Age at interview: 67
Brief Outline: Screened in 2002, when aged 63, Faecal Occult Blood (FOB) test normal. Screened again in 2005, the result was unclear, so the test was repeated twice, with normal results.
Background: A white British woman, a retired teacher, widow with 3 children.
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She was invited to be screened for bowel cancer in 2002, when aged 63. The Faecal Occult Blood (FOB) test result was normal. In 2005 she was invited for screening again. This time the result was unclear, so she was asked to repeat the test twice. The results of the final two tests were normal.
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She caught her motion with toilet paper and then with the cardboard stick spread samples onto the...
And then you post it on?
And then you post it on, put it back it back in the envelope and seal it, pop it into the post box.
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When she received an unclear result she felt anxious but at the same time was a bit reassured to...
Well again my tummy did a leap and you go through, your mind works like, 'What if?' And I thought, well I won't tell my family. I think I wished my husband was here.
And then, then you go deeper into it and think how will I be if I have got bowel cancer, because being secretary of the support group for so long, I've realised that people expect those who are going through cancer to be very brave and very positive and I thought I don't think I could be like that. I really admire those people but there are times when you just want to feel, 'Help' [laughs] and I was really worried about how I would react if, if it all came back as positive [abnormal]. But then I thought, 'Now I mustn't go down that line because this is only a test', and it did say on the letter, 'This does not mean that you have bowel cancer.' And I think I was a bit reassured by that, I thought, 'Well, there's hundreds of things it could be, without going down that road.' So, but again I decided not to tell the family until I knew you know what was what really.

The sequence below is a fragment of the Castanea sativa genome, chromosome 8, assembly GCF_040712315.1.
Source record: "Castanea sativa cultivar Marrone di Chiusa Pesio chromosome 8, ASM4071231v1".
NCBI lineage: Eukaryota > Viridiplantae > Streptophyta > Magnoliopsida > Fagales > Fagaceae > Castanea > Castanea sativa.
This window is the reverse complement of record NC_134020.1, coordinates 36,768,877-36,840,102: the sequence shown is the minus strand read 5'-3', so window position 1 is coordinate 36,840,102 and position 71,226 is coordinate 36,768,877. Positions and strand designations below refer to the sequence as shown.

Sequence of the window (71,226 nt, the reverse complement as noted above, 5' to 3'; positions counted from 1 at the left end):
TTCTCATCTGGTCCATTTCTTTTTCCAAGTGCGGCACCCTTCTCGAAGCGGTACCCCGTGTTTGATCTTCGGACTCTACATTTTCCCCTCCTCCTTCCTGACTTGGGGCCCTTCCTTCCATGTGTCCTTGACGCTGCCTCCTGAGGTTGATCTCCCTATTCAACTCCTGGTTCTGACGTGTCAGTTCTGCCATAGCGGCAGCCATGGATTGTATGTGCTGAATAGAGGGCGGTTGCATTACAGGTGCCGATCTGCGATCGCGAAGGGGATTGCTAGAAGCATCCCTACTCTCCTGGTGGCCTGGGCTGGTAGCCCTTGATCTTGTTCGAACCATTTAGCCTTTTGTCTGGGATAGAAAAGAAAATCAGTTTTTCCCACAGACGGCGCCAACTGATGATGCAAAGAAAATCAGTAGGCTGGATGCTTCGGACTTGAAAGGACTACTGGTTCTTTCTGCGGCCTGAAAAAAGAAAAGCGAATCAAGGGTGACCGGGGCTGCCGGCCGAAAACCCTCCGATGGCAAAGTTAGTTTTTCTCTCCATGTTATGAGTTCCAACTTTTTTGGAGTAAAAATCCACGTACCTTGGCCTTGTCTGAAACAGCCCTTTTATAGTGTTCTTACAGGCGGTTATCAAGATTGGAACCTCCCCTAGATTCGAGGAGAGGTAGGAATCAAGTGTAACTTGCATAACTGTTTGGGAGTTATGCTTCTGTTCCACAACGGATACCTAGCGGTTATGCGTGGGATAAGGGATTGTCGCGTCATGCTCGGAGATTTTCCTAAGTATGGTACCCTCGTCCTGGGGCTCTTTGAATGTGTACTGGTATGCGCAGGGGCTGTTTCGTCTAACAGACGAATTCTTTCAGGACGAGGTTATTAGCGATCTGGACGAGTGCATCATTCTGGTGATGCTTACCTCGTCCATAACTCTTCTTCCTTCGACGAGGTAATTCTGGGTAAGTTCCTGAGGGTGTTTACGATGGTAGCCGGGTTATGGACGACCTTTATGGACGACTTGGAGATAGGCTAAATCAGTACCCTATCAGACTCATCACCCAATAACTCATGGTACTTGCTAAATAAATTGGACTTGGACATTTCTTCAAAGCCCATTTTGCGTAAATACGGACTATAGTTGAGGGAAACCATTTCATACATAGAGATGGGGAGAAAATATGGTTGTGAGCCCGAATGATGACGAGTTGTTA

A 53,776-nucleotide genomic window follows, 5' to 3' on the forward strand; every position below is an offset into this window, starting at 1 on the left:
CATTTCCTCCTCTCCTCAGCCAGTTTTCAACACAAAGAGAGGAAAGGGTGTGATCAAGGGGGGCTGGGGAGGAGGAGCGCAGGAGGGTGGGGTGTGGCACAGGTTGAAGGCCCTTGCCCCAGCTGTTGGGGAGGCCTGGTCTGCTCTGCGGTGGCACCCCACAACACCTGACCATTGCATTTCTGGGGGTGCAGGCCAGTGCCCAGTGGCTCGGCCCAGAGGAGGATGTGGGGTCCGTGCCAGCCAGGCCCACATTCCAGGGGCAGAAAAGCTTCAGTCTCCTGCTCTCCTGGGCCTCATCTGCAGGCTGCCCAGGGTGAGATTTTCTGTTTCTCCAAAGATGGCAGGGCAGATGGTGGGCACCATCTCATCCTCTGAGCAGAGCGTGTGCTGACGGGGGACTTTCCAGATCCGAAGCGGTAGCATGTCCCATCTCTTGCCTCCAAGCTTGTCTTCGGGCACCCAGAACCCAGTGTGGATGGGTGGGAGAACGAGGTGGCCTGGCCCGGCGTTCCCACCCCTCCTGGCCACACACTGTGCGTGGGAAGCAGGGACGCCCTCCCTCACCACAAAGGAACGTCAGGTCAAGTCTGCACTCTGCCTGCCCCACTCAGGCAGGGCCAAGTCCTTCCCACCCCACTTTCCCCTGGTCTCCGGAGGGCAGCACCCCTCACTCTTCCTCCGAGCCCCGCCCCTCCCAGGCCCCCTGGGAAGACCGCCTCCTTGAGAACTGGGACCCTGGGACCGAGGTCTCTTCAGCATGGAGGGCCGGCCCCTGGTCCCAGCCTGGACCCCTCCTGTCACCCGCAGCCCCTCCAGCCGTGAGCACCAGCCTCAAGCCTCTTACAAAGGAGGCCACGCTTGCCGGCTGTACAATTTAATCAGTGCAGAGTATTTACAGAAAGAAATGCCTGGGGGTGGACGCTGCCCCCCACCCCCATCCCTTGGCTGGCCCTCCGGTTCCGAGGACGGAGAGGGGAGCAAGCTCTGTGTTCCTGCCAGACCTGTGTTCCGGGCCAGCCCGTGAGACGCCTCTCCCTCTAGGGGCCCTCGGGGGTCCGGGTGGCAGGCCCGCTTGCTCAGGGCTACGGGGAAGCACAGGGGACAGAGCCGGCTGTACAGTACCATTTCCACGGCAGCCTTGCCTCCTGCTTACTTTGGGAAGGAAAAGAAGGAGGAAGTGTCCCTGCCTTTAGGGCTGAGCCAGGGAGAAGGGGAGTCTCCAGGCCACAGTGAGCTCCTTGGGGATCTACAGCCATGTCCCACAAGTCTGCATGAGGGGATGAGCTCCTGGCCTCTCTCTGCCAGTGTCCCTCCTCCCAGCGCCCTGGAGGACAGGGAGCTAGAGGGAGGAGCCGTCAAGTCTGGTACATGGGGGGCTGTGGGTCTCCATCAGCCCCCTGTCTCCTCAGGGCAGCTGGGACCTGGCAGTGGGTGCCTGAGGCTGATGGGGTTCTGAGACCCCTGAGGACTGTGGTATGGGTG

I think that's very interesting and perhaps a very normal reaction possibly that you said you might want to cry for help rather than put on this positive face, is that what you said?
Yes, yes I think so because I don't think I'm that brave [laughs] in the normal run of things and being on your own as well, it always goes through your mind that how would I cope if I had something like that.
What makes you think that other people expect you to be very positive and brave?
Because that's how it seems to be with cancer. I often think you know people are putting on this, this brave act and inside they're probably shouting, 'Help, you know I'm going through this and I don't want to,' and sort of screaming out for sympathy. And I, I always think that cancer is the sort of illness that isn't classed as an illness if you know what I mean, that if you've got flu people will say, 'Oh really sorry you've got flu and I hope it will soon be better,' but often it's other people's attitudes that they don't know quite how to cope with you if you have cancer.
Did that affect whether or not you decided to do the next test?
No, no I thought I've got to, I've got to do it, because there's a chance that it might not be and you know you just have to go through that bit.